What happened after that? Mrs. McCann did all she could to effect a settlement. She saw the priest and her husband with no avail. When the question was raised in the other House the Chief Secretary asked why Mrs. McCann had not moved in the matter. But she had moved in the matter. Three sets of summonses had been taken out three weeks running, and to ensure proper service, her solicitor engaged a special bailiff. But McCann could not be found! Then, at last, in her distress this poor woman appealed to the Lord Lieutenant for the assistance of the police. When we remember the assistance given by the Government of dozens of policemen to attend cattle-driving—not to arrest the cattle-drivers but to drive the cattle back when the drivers thought they had driven them far enough—it might have been expected that some assistance would have been given to this unfortunate woman to find her husband and children. I gather that the answer of the Lord Lieutenant in refusing to accede to her appeal was that the case was a civil one. Unless I am mistaken the Chief Secretary, in reply to a question of Mr. Campbell in the House of Commons during the recent debate, stated that if they had ascertained that the man could not be found they would have granted the assistance of the police. If I am correct, that is a most extraordinary statement, for the main object in appealing to the Lord Lieutenant was that the whereabouts of the man and the children could not be ascertained. In the meantime, on November 13, five days before the Prime Minister declared the Dissolution, this case was brought forward for the first time by the Rev. Mr Corkey preaching in his pulpit in Belfast. How can Mr. Devlin, in these circumstances, declare that the whole of this McCann case was a political job got up in order to help the Unionist Party at the General Election?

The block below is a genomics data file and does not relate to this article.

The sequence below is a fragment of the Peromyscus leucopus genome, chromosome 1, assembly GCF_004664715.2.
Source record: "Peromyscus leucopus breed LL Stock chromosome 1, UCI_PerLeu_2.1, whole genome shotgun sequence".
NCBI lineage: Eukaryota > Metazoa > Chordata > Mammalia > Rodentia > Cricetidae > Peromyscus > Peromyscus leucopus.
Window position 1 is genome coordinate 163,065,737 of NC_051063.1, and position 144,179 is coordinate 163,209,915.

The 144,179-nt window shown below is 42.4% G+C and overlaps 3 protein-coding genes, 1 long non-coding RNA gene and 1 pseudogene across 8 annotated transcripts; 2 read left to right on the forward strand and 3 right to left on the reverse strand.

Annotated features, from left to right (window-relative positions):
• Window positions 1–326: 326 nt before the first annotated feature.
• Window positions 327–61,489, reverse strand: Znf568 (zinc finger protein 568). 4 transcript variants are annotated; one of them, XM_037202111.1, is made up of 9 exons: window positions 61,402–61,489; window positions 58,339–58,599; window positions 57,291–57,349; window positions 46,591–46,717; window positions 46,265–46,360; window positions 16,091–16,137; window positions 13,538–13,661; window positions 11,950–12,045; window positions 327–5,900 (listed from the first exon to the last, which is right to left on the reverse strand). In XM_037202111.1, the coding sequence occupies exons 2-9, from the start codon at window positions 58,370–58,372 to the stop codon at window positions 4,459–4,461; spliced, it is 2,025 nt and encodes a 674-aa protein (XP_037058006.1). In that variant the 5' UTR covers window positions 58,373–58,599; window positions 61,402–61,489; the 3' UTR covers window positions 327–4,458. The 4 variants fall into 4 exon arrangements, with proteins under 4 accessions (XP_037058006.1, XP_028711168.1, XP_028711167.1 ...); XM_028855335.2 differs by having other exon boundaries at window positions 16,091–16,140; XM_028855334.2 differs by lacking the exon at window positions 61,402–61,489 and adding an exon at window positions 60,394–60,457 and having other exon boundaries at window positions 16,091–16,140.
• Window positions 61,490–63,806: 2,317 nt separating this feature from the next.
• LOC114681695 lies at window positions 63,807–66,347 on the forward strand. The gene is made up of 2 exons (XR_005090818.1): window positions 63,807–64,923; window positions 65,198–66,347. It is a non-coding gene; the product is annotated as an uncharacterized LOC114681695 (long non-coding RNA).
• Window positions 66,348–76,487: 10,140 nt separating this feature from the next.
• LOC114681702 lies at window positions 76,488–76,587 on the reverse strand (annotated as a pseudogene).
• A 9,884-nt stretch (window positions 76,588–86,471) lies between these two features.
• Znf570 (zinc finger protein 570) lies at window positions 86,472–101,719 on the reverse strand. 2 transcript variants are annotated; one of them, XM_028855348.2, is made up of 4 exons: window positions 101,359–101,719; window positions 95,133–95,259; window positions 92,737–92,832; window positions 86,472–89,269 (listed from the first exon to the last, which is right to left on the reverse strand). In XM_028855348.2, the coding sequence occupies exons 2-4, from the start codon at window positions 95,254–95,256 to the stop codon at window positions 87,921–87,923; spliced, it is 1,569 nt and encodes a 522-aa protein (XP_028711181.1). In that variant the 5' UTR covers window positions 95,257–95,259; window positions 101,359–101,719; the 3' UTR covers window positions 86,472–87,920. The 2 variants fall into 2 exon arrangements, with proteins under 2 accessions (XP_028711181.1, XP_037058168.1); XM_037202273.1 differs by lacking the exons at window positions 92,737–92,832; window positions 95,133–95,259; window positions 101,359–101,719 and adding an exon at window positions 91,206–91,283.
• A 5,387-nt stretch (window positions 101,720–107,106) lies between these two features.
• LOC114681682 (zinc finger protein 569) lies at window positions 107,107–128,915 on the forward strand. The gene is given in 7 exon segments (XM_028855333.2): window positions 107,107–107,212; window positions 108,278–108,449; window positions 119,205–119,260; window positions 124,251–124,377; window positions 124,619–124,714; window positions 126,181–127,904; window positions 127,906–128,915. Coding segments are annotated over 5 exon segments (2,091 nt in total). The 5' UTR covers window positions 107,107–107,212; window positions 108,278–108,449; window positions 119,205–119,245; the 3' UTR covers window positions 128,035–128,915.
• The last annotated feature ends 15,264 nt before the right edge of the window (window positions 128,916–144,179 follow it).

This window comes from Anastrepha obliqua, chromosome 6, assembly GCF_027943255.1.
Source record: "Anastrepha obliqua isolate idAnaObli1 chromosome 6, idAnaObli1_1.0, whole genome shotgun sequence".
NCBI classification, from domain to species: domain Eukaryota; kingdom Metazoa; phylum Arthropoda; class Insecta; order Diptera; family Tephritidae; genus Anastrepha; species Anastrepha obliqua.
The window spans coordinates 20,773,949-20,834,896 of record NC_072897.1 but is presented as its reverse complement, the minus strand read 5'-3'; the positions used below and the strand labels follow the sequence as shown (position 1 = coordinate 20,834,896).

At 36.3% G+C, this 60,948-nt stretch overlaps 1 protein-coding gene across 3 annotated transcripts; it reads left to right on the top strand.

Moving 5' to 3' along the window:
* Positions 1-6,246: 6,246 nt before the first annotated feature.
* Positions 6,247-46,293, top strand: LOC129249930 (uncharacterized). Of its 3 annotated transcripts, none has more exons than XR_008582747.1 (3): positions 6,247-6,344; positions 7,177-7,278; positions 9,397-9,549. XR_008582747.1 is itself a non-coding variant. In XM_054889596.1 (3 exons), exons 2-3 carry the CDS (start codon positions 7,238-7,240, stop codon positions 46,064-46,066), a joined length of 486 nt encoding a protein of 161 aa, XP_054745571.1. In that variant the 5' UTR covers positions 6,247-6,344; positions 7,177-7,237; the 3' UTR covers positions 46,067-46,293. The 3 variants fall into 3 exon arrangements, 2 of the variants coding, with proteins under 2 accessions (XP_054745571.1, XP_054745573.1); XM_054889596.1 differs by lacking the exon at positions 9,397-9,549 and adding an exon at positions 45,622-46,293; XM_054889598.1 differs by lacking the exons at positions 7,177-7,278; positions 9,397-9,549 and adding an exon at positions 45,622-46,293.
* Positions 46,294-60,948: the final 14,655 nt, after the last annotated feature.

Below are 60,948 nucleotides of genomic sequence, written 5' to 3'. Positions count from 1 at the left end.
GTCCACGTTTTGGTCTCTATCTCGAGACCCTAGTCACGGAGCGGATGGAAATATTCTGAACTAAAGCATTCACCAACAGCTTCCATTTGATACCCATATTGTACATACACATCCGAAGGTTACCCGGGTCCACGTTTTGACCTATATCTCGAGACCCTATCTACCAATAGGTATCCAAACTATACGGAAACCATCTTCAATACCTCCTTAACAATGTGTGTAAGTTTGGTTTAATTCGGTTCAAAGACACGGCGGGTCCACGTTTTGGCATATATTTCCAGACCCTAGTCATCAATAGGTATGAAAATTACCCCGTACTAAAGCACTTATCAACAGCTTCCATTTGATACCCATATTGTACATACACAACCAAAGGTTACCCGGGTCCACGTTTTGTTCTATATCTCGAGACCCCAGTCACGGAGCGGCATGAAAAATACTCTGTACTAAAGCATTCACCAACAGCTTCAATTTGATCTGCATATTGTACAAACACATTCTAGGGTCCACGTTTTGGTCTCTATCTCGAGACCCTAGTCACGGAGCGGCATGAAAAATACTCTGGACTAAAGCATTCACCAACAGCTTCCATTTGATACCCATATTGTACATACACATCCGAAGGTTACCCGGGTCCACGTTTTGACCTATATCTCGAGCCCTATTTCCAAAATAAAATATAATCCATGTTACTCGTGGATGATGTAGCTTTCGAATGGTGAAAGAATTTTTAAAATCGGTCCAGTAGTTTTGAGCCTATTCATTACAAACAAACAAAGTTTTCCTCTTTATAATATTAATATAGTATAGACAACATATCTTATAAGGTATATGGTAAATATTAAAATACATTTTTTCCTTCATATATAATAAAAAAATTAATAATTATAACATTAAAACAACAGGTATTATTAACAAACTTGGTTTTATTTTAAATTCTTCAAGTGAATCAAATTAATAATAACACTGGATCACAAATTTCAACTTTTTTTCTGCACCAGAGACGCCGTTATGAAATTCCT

There was another point which Mr. Devlin made. He challenged the Unionist Members from Ireland to give the name of the priest who had used his influence with Mrs. McCann. Their answer was a very simple one. It was this "Mrs. McCann does not know the man's name, but she is certain of this, that if the Government would produce the priest she could identify him." Mr. Devlin read out in the House of Commons declarations from three priests. One of those declarations gave fair ground for considering that the priest whose statement it was alleged to be was the priest referred to by Mrs. McCann in her appeal to the Lord Lieutenant. Mrs. McCann stated that a certain priest visited her on several occasions. In the declarations read out by Mr. Devlin only one priest admits calling more than once upon her. His statement runs— In my capacity as priest in charge of the district in which the McCann's lived, I visited them for the first time in January, 1910. And he goes on to say that neither then, "nor on ally subsequent occasion," did he enter into conversation with her with regard to her marriage. It is clear from that statement that that priest called more than once, and therefore I ask the Government to request Mr. Devlin to produce that priest and bring him face to face with Mrs. McCann in order that she may have an opportunity of saying whether she can identify him as the priest referred to in her Memorial. If she can, then the mystery is solved.